- There is a world in which the state claims and exercises the right to kill people after due process conviction for a crime; but no state official is ever killed.
- There is a world in which the state disavows capital punishment, but state officials can and, sometimes, do get assassinated.
- Which, in your view, is the better world? Where would you choose to live?
I tell them that fence-sitting is not acceptable; they have to pick one side. There is, of course, no “right answer; and I’ve seen a variety of responses and rationales over the years. I was struck with the responses from this year’s group and I’m looking forward to our discussion of their positions next week. While it’s typical that there is a slight leaning towards the second choice, this year was more sharply skewed in that direction. Moreover, what really hit me was the toleration/acceptance of public assassination in many responses. One clear sentiment was that the possibility of assassination would be a corrective to or punishment for public corruption and (implicitly) would improve the effectiveness and responsiveness of government. Indeed, in some papers, there was a sense that assassination could be justified for corruption or malfeasance.
More fundamentally, the responses seemed to be based on a deep disconnection with the idea that the government is representative of society and that society therefore has a stake in a stable and effective state (not to mention any virtue to be generically associated with public service). I suspect this reflects many young people’s disenchantment with how government works. Issues of discrimination, climate, bureaucratic inertia, and being captive of elites were part of many of these responses.
One issue implicit in this position is an acceptance of punishment without due process. Those who opted for the retention of the death penalty often stressed this aspect as limiting the downsides of the death penalty, but those who opposed the death penalty seemed to think that even if assassins were the opposite of “justice,” that the resulting deaths were an acceptable price to avoid the manifest injustice of how our society administers the death penalty. In addition, there was no expression of concern that assassination was, effectively, a random act, without any substantive connection with either the policies or integrity of the victim.
It's possible that the relative absence of political assassination in recent decades has made the concept seem abstract and distant from reality. Perhaps those of us who lived through two Kennedy assassinations and the shooting of Ronald Reagan inherently take a different view. While it seems that death threats against public officials are on the rise, few a publicized and fewer get to the point of action or prosecution and so are pretty much out of our consciousness. No one would have been surprised if there had been a serious attempt on the life of Obama or Trump, but there wasn’t and so our collective memory of the shock may have faded, especially for those who barely remember even the Trump years.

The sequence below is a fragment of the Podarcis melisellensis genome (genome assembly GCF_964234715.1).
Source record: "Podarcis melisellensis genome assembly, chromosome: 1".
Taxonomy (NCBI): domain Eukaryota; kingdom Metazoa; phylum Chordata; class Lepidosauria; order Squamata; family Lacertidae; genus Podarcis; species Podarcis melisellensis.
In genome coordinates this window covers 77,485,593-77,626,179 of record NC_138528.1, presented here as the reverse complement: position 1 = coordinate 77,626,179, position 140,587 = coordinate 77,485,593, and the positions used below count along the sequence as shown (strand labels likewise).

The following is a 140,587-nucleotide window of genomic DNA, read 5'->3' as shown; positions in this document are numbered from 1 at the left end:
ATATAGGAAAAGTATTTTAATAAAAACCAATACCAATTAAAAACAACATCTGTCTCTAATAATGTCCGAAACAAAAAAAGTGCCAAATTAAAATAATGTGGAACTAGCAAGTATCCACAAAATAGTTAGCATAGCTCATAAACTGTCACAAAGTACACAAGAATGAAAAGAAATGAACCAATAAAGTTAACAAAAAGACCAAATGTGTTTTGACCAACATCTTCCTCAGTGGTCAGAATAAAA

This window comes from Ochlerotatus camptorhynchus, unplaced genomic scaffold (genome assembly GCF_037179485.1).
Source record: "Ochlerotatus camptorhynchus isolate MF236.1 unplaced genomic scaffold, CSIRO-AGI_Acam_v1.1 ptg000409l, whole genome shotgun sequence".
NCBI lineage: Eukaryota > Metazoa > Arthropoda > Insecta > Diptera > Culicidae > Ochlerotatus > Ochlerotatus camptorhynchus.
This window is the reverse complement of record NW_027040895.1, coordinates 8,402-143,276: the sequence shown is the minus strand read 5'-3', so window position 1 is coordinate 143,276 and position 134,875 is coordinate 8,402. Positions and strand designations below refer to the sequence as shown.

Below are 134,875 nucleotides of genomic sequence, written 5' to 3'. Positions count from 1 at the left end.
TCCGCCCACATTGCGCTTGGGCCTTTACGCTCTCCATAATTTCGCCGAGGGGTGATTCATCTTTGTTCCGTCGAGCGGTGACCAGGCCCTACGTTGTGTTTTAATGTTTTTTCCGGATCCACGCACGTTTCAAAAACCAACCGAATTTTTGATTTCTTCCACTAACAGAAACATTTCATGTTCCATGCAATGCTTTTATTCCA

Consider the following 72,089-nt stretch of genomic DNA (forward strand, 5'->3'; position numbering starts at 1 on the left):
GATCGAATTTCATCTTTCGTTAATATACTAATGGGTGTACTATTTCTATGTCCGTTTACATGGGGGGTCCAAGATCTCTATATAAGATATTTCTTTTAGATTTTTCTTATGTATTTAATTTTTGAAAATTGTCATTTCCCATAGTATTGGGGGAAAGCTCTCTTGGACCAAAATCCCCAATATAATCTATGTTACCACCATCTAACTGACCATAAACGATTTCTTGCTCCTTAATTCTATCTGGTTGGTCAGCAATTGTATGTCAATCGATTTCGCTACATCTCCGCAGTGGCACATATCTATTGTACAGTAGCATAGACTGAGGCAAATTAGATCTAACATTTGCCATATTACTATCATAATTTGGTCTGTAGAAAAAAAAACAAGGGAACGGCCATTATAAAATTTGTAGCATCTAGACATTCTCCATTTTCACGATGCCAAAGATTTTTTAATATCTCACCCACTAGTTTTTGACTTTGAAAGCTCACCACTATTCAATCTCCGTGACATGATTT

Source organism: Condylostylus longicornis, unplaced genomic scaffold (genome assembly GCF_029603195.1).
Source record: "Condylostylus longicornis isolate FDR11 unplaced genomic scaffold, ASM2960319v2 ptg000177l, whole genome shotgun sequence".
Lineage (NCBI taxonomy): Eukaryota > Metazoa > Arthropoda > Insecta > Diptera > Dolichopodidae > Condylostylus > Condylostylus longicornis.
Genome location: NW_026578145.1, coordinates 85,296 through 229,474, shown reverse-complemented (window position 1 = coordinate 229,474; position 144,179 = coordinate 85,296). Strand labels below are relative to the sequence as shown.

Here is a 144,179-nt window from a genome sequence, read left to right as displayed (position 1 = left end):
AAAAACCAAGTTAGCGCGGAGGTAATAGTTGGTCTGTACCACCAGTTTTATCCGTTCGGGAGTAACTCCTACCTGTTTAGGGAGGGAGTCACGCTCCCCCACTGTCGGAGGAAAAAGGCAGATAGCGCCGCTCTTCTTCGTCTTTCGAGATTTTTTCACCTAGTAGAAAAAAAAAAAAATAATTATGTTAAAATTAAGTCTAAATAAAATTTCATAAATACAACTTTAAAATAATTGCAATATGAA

Still, rather than criticizing “today’s youth” for insensitivity and nihilism, it may be well to reflect on the world as they see it.
For one thing, the practical problems of the death penalty (most recently seen in Alabama last month), the clear racial disparities in the administration of justice in the US, as well as the well-recognized fundamental moral questions of state-sanctioned murder make this practice easy to reject. The relative rarity of the assassination of public officials reduces its apparent societal cost, so perhaps the trade-off is not so cut-and-dried.
Second, as I have noted previously, there are many reasons for despair among young folks today, often attributable to the inaction of government (at least as the instrument of a stultified, self-satisfied, and hypocritical society). I didn’t ask my students about “revolution,” (see next week’s posting), but I suspect that much of the same motivation that manifested in the answers to their assignment this week would show up in that context as well. They may be looking for some way to “shake things up,” and this discontent and frustration with the status quo may have emerged in their acceptance of the risk of assassination in these essays.
Now, my challenge in the classroom is to steer the focus back to history and, in particular, to the 18C and the challenges facing the country in the aftermath of the American Revolution. This class is about writing a constitution and the quandaries and trade-offs inherent in the essay assignment this week will be multiplied when they face the issues present in Philadelphia in 1787. How much they can maintain the rather different mindset of the (elite, White, male) Enlightenment world (as compared with the diversity of Californians born mostly in the 21C remains to be seen.
In the end, I’m heartened by the evidence of the struggle many of these students faced in responding to the prompt, regardless of their particular answers. It bodes well for the course and for them.